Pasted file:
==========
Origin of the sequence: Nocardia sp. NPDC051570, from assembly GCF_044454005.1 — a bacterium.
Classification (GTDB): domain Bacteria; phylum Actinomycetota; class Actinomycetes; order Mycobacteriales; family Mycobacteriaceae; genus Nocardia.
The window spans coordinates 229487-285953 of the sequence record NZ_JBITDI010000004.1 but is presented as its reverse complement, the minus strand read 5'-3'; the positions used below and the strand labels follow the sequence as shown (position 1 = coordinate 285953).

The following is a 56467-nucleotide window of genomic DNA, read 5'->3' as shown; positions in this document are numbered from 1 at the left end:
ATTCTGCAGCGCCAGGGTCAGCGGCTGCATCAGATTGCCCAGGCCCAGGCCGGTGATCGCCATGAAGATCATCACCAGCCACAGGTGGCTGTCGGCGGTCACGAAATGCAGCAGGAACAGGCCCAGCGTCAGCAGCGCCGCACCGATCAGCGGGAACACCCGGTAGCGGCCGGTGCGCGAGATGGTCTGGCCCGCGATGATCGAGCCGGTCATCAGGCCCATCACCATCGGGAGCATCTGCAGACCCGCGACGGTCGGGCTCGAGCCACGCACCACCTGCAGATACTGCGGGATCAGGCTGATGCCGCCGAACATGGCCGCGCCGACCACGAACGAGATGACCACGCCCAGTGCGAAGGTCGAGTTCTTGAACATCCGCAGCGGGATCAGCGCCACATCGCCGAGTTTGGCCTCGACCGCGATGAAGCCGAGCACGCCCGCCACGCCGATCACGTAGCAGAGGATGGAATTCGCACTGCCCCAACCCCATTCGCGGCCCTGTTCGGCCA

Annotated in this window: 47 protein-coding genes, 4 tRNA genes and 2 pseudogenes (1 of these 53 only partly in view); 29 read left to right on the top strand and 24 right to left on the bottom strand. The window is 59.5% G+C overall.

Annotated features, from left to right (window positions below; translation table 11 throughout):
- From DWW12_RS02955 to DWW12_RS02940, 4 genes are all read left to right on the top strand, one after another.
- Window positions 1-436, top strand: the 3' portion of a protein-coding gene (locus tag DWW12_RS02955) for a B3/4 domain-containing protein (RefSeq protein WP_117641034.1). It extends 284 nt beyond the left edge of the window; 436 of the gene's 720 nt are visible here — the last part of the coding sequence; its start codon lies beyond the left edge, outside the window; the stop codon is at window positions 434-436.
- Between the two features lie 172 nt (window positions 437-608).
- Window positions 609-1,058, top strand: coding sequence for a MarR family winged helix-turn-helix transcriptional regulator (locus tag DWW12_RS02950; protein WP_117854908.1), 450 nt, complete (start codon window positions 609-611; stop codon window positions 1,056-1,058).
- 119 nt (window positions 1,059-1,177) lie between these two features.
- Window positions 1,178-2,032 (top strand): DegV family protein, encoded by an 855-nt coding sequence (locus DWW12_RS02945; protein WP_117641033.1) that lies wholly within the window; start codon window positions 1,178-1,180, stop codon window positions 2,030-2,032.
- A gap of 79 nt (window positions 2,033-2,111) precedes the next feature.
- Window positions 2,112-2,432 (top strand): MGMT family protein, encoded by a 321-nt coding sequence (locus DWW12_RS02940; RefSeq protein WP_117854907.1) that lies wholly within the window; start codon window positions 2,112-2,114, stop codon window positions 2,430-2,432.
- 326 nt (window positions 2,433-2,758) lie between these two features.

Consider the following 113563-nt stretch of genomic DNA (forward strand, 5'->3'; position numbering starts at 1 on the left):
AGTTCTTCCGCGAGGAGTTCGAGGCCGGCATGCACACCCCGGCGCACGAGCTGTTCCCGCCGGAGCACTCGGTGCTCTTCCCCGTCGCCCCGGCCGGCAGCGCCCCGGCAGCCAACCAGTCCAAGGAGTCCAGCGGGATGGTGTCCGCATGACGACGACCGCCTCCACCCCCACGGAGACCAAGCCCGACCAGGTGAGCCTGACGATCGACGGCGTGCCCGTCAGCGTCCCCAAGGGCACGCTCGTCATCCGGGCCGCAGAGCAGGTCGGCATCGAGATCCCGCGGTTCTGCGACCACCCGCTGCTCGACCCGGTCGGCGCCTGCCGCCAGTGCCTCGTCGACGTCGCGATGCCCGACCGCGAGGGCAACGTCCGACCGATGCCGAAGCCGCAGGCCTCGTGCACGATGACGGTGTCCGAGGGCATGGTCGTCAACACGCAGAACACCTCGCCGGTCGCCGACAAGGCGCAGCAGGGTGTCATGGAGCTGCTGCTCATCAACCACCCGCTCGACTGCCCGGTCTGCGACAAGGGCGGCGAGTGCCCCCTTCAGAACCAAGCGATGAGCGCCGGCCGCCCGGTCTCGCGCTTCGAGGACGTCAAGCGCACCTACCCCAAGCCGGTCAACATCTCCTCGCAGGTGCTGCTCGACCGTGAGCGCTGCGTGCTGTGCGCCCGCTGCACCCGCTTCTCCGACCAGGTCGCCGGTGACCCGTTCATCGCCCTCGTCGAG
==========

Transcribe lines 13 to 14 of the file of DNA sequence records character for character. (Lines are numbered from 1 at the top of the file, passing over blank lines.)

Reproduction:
- Window positions 1,178-2,032 (top strand): DegV family protein, encoded by an 855-nt coding sequence (locus DWW12_RS02945; protein WP_117641033.1) that lies wholly within the window; start codon window positions 1,178-1,180, stop codon window positions 2,030-2,032.
- A gap of 79 nt (window positions 2,033-2,111) precedes the next feature.